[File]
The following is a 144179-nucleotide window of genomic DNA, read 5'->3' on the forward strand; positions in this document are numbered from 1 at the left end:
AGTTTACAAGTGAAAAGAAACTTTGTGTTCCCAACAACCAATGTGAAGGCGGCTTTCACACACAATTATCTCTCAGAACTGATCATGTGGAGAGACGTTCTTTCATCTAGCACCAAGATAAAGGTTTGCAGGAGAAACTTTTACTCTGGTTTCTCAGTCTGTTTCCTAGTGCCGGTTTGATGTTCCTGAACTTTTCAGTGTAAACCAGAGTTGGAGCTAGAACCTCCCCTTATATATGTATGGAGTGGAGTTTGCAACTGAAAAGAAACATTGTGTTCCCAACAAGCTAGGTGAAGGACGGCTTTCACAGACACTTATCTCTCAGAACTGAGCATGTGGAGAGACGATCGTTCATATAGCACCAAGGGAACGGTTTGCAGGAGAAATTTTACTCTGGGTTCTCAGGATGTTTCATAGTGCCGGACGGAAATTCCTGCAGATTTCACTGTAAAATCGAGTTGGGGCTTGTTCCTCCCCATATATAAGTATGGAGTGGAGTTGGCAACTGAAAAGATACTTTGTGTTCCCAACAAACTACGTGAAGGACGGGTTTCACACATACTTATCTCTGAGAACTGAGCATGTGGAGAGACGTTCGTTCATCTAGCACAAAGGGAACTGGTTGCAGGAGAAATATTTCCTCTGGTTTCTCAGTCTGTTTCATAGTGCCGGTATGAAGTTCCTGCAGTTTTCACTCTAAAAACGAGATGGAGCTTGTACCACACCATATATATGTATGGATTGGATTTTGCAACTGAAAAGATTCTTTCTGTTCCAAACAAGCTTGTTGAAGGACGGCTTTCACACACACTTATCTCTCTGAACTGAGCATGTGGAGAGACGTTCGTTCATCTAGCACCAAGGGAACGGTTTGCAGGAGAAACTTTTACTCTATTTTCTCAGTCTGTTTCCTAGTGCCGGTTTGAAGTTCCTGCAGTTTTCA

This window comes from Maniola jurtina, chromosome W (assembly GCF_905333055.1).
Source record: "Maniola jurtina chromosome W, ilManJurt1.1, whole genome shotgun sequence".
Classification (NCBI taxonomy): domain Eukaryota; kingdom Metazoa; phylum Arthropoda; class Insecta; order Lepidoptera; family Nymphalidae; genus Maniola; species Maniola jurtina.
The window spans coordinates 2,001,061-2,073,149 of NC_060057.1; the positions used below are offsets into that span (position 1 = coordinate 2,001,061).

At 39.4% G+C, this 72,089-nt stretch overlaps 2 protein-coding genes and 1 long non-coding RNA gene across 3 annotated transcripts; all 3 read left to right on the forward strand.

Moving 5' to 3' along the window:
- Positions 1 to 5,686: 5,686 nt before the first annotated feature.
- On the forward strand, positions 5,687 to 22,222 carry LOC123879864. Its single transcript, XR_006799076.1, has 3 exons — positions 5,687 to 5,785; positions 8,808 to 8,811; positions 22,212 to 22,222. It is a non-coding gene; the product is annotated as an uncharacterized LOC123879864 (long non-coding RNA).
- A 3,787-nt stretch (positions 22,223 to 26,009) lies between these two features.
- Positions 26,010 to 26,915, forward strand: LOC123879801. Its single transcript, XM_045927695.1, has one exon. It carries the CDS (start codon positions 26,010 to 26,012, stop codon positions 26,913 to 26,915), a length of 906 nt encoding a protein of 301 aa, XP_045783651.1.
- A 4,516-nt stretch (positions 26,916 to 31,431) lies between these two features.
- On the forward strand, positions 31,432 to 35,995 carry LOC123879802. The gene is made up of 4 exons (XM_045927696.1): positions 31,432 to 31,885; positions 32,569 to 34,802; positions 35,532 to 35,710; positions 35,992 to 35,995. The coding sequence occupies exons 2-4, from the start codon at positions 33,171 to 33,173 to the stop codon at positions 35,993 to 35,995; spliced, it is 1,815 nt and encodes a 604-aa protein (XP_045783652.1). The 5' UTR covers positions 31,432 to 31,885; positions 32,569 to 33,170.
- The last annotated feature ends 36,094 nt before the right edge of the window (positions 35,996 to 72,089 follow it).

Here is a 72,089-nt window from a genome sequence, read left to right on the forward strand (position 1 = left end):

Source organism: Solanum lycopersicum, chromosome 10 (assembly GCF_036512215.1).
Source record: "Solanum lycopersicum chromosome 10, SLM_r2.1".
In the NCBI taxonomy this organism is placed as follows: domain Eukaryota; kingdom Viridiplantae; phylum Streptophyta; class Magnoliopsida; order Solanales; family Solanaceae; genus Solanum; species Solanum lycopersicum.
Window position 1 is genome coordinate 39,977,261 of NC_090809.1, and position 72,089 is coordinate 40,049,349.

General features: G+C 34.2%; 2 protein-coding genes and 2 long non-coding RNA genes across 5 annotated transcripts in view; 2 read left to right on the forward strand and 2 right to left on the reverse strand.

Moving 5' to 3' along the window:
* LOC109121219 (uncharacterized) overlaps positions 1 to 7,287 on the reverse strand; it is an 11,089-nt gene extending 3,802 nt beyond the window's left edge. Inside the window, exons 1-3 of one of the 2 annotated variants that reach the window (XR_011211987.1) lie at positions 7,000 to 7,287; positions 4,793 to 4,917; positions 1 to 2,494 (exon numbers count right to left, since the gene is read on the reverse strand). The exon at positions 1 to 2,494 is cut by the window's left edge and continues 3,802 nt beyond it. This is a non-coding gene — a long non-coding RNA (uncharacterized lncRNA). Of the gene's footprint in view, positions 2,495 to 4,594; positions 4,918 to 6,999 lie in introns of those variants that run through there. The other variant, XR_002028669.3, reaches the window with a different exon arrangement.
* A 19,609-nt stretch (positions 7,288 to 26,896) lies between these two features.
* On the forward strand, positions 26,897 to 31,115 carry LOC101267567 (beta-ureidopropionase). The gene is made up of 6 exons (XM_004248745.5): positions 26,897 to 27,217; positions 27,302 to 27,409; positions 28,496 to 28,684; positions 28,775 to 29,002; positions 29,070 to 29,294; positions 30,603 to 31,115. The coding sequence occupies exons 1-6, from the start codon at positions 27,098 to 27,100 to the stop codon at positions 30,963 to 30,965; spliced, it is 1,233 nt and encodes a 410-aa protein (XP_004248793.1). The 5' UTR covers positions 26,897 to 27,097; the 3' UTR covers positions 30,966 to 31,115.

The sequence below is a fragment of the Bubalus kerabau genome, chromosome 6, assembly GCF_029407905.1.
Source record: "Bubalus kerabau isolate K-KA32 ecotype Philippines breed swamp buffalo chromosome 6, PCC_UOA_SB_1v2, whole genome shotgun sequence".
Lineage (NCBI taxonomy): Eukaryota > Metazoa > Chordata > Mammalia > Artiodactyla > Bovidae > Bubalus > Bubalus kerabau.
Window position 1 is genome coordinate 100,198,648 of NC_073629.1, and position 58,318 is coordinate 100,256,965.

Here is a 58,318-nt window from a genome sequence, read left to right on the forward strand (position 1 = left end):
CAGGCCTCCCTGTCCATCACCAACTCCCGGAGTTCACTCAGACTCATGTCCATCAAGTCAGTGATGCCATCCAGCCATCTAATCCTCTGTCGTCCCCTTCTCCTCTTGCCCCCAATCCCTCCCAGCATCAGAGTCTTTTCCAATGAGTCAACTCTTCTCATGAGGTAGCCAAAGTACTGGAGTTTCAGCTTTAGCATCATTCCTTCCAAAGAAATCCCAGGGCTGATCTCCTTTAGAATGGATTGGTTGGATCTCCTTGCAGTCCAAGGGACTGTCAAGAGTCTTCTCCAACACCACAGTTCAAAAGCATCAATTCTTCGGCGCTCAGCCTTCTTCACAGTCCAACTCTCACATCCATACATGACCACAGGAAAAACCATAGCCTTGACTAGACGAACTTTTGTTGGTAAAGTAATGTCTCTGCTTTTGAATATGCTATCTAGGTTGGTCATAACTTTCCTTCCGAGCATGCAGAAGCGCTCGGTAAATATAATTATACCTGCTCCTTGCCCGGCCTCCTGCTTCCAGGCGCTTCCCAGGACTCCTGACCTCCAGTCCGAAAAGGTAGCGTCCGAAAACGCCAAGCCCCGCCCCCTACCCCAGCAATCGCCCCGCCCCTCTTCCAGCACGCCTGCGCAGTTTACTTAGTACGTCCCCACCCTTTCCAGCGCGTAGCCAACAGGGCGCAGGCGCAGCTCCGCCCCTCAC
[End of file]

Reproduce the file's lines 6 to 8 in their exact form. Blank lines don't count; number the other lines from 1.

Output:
The window spans coordinates 2,001,061-2,073,149 of NC_060057.1; the positions used below are offsets into that span (position 1 = coordinate 2,001,061).

At 39.4% G+C, this 72,089-nt stretch overlaps 2 protein-coding genes and 1 long non-coding RNA gene across 3 annotated transcripts; all 3 read left to right on the forward strand.

Moving 5' to 3' along the window: